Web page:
The yakadura calls on the Palis to arrive one by one. Neither evil or benign, their role is to bring with them the ritual object they are named after.
The origins and uses of the ritual objects are told in song by the yakadura and in conversation with the pali. After this respectul start, the audience laugh as the clever yakadura makes the palis look silly and foolish.
Anguru Dummala Pali
This pali brings dummala. Flames made by throwing it over the torch scare demons and purify everything nearby
Carries the long white cloth used in other parts of the ritual.
Tambili is the King Coconut seen at the patient's feet.
Samayama scares demons away, accepts a cock as substitute
After praying at the altar (right of main picture) to the demon king Ishwara, a servant is sent the demons are afraid of. This is Samayama.
Samayama performs the Double Torch dance, shouting and flaming the torches to scare the demons and make them leave.
A cock is a common feature at these ceremonies. Although demons prefer humans, they can be persuaded to accept a cock as a substiute as they are also creatures walking on two legs. He takes a cock and 'eats' it, also placing it on the patients head to draw out pollution. By doing this he accepts the cock as a substitute for the patient.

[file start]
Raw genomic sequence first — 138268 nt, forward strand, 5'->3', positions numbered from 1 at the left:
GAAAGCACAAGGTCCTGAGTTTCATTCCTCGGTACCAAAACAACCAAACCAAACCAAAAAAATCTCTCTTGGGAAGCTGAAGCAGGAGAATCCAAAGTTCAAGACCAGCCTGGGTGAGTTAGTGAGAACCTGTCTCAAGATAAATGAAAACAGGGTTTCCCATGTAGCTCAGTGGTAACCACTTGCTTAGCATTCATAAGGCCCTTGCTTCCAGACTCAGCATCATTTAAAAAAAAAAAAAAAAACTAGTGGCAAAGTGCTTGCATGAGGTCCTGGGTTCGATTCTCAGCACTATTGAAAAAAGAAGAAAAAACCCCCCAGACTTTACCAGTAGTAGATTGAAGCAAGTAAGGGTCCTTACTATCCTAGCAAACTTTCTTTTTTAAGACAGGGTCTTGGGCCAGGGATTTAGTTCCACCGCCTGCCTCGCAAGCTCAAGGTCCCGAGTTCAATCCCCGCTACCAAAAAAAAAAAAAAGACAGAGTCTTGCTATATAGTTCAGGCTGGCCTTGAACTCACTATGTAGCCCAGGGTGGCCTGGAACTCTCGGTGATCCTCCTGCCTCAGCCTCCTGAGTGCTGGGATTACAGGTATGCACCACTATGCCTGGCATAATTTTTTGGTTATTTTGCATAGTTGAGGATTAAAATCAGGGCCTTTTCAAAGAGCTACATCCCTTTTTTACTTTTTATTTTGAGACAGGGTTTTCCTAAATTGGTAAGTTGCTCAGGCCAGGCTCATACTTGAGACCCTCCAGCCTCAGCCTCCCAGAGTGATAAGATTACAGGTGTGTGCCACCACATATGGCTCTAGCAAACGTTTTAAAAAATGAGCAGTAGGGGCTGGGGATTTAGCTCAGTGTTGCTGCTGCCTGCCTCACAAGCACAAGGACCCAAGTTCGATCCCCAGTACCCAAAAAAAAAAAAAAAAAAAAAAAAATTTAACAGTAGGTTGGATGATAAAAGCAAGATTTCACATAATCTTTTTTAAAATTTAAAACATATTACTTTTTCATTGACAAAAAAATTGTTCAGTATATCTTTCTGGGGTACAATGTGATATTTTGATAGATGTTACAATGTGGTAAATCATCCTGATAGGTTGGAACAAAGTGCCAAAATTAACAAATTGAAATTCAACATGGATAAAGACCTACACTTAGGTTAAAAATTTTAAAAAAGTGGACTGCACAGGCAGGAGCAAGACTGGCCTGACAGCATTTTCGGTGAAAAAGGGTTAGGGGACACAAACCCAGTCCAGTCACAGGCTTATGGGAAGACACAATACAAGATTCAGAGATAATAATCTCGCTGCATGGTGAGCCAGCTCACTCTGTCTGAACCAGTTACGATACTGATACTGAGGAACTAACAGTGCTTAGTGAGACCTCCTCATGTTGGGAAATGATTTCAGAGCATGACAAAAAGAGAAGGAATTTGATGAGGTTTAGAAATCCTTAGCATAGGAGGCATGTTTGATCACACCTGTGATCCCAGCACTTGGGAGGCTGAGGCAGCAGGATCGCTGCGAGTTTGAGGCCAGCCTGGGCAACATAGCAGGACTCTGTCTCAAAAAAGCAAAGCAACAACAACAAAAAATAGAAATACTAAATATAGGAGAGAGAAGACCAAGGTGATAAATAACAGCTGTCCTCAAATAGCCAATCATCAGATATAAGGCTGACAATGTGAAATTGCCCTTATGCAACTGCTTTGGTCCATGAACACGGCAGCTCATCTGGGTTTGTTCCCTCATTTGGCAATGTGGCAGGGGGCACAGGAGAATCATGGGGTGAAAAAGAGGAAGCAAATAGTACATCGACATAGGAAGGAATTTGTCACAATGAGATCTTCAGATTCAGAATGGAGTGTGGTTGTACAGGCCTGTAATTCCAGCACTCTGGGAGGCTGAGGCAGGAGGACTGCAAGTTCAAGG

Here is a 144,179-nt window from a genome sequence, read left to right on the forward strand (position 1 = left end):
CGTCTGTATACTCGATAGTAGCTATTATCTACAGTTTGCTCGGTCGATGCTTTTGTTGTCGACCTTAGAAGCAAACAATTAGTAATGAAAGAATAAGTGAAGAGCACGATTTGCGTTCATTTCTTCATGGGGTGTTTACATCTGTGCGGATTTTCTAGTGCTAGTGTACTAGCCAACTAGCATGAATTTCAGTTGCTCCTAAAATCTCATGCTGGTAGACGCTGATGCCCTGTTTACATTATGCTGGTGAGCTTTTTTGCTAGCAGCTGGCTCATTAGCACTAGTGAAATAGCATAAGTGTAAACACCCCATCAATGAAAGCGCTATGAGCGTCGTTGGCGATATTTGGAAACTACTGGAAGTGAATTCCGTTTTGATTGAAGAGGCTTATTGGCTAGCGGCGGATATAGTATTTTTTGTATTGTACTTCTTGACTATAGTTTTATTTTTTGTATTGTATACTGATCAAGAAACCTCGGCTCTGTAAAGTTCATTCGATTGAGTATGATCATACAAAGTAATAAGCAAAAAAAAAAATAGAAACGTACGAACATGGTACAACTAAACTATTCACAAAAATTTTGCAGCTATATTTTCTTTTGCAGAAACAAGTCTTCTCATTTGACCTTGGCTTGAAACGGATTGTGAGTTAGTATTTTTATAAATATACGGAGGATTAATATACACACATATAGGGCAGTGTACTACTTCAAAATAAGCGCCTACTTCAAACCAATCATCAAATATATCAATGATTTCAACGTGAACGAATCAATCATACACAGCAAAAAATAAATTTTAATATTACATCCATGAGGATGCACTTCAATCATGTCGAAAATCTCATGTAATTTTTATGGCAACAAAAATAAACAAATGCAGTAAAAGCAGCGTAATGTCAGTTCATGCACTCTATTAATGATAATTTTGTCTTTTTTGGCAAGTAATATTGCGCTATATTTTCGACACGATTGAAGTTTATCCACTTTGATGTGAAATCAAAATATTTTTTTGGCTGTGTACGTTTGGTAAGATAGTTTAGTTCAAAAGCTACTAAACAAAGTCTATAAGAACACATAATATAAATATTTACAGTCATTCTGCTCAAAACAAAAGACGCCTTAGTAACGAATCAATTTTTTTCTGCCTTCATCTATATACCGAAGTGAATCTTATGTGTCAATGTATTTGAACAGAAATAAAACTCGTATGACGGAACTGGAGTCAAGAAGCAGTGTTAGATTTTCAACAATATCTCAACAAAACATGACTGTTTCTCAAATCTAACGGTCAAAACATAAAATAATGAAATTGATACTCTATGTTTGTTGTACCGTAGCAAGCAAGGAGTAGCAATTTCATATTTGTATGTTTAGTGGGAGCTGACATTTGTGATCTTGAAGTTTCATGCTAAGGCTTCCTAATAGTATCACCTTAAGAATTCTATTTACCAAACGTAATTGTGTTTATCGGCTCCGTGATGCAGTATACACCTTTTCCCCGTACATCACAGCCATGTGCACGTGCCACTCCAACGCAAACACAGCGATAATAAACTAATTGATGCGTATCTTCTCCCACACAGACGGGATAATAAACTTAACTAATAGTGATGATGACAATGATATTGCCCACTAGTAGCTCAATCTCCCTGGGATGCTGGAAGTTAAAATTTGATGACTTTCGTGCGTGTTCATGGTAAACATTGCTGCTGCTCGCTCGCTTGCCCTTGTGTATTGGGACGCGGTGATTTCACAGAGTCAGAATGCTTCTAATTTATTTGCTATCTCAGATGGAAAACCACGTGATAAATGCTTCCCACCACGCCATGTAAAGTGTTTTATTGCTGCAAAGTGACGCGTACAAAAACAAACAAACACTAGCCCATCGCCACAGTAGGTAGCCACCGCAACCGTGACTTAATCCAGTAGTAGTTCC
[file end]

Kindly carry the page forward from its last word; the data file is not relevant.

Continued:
The second dishtiya
With the major demons gone, the yakadura enters a state of dishtiya once again to search out any last remaining bad influences and get rid of them. The spirit possesing him energetically dances and chants, filling the room with dummala smoke before ordering the spirits to take the now polluted cock.
Mandadpawilla Now the chief yakadura lays on a mat underneath a cloth, as if dead. The cock has been offered to the demons, now it is placed at his feet. A pumpkin is placed on the yakadura's chest to draw out evil. The patient cuts the pumpkin with the sword thus destroying the evil.
The main part of the ceremony is over - the demons and evil influences have been banished.
Now the patient, family and household must be purified and protected from further harm in the final rituals that take place before dawn.
Appears as an old man carrying a pot of water used for purifying and bringing the excorcists out of trance.
The patient laughs at the pali
Palis bring the ritual objects